[“Prophets” (p.l.o. d.c.)(2009), gold leaf, graphite, watercolor on paper. “Laberintos (after Octavio Paz)” (2003-09), appropriated vinyl records from undisclosed ivy league institution in response to that institution’s refusal to return 200 Inca artifacts from Peru after it originally borrowed them in 1914. “Untitled (the Echo in Nicolás Guillén Landrián's Bolex)” (2008-09), mixed media collage. “Untitled (Sacsayhuaman, Mukden, Bayon de Libertat)” (2003-09), imitation gold vending machine chains.]
"Laberintos," an exhibition of new works by William Cordova, will be up at Sikkema Jenkins & Co. through December 5, 2009. Embodying a duality of rural and urban aesthetics that is central to his oeuvre, Cordoba’s work emphasizes unintended links between practices and people. Multilayered, elusive, and allusive, the work of this artist is inspired by Argentine writer Jorge Luis Borges’ novel “Laberintos” (1962) and the Nobel-prize-winning Mexican writer Octavio Paz’s collection of essays “The Labyrinth of Solitude” (1950). Borges (1899-1986) was said by J.M. Coetzee to have “renovated the language of fiction.” In the latter work, Paz (1914-1998) sought to put into perspective the encounter between pre-Columbian culture with Conquest and Colonialism in Latin America.
A brochure featuring an essay by Andrés Estefane, a noted writer and historian based in New York and Santiago, accompanies the exhibition—translated by Alex Branger. Estefane focused on “how Cordova’s drawings, collages, sculptures, and installations offer a preliminary answer [to] the questions raised by the Borgesian labyrinth.” He poses that—in our first imagination—the labyrinth is always a place of conflict. It is always a place where two moral forces that write the story of a victory and a defeat confront each other.”
Populated by landscapes, text, and collections of found everyday remnants, Cordova combines imagery from popular culture with gold leaf—with his pictorial space further enhanced by a juxtaposition of drawing and structural linguistics. Combined, these elements create setting with potential for new and inspiring occurrences. The works are sometimes interrupted by strips of electrical tape, blocked-out areas, drawings that extend a topological plane, or free verse from anonymous authors. The artist’s palette is reminiscent of the static found on a television screen—imbuing Cordova’s works with an unpredictability both unsettling and compelling. Tied to an urban ecology of obsolescence, disparity, and displacement, busted cars, trashed tires, discarded shoes, machetes, speakers, and yellowed books provide material support and iconographic program for Cordova’s drawings, collages, and installations. For Cordova, such material choices reference lived experience, as opposed to the spectacle of culture and mass-production for constant consumption. The fluency with which Cordova traverses media and remixes cultural signposts confirms his visual multilingualism.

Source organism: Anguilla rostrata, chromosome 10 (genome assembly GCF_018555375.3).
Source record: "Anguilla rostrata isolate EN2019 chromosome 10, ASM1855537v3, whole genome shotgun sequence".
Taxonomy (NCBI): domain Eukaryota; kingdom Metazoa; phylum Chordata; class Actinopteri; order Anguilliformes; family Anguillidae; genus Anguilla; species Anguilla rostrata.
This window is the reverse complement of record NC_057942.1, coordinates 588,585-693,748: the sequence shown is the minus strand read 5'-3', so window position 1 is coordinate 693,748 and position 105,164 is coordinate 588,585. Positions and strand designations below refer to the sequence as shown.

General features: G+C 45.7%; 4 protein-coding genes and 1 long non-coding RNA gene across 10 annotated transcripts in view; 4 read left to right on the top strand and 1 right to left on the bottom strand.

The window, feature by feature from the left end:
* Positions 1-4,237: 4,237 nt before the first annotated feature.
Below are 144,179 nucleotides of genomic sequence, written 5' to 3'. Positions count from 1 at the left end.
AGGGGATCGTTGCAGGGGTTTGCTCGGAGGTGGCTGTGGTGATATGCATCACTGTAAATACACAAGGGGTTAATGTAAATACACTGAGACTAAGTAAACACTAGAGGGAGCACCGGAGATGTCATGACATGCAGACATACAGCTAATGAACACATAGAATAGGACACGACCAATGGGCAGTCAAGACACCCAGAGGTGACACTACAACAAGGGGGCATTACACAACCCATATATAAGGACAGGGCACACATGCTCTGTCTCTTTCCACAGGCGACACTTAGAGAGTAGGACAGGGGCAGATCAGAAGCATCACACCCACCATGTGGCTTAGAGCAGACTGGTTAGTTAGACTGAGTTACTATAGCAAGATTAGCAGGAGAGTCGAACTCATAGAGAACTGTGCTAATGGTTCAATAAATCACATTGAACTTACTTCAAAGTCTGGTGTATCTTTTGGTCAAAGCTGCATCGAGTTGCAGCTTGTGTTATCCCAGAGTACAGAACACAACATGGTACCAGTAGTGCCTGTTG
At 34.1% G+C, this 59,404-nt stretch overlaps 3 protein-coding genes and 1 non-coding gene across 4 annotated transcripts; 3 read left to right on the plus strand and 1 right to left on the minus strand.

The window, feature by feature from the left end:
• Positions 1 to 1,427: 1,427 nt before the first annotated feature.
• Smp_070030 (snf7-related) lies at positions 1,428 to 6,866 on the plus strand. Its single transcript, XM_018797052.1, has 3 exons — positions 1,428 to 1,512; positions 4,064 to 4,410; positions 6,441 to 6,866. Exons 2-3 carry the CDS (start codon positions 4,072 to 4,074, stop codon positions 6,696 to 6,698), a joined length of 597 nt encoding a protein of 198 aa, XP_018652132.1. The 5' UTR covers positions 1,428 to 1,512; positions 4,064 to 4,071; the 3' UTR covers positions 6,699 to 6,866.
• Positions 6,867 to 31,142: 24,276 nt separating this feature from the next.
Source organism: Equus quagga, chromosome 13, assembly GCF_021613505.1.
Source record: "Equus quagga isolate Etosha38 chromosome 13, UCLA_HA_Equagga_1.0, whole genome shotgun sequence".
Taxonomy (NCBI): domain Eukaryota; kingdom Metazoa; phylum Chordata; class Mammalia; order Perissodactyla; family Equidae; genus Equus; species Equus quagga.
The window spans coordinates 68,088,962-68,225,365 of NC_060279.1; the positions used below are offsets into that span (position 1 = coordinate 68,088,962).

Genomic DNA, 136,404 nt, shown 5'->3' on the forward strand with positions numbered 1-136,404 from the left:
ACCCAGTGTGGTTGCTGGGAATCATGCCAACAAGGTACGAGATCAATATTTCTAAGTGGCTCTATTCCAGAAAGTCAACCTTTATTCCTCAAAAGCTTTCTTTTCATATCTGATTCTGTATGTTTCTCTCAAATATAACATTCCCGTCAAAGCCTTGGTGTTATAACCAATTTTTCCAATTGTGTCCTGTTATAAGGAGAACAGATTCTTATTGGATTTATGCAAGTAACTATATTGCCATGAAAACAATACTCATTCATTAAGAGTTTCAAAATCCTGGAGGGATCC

“Laberintos” consists of five projects that include drawing, sculpture, and video. These indicate a shift towards a nuanced reinvestigation of the iconography in the artist’s new works. For example, in “Untitled (Huaca)” (2009), various objects (reclaimed wood, a primary school textbook, a feather, and two Polaroid photos) are assembled axially in a Constructivist manner that also reflects the syncopation of an Andean musical composition. The 100 drawing suite, “Untitled (The Echo In Nicolás Guillén Landrián's Bolex)” (2008-2009), acknowledges that the artist’s traditional linguistic elements—image, text, and materials—are only credible in the present when they are anchored within a preexisting social system of communication. In describing his work, Cordova states: “The stories that one tells somebody else around the family dining room table: Those are the stories you pass on and you learn that way, so that it remains sacred. That is one of the things I want to convey in my work: the concept of sacredness.”
As Estefane pointed out in his accompanying essay: “The limits of laberintos are tested as a political reflection. If the object is to negate the absence of presences, the negation of presences, and the imposition of narratives that exclude, Cordova’s wager seems to be effective… Perhaps, that is why the synchronic and the diachronic meet here with unusual gracefulness.” Indeed, impacted by issues of transformation and interpretation since his youth and transitions between cultures, nations, economies, and languages—Cordova has hovered around and landed in weighted issues like the summary murder (with two shots fired point blank into the head) of Illinois Black Panther Party deputy chairman Fred Hampton by Chicago police on December 4, 1969. Ironically Cordova’s show closes practically on the 40th anniversary of this outrage.
Born in 1971 in Lima, Peru, Cordova’s work has been exhibited at P.S. 1, the Fleming Museum (Burlington), Artspace (San Antonio), Threewalls (Chicago), Menil Collection (Houston), the Nasher Museum (Durham), the Whitney Biennial, and the Venice Biennale.
Laberintos: William Cordova
Through December 5, 2009
530 West 22nd Street, NYC 10011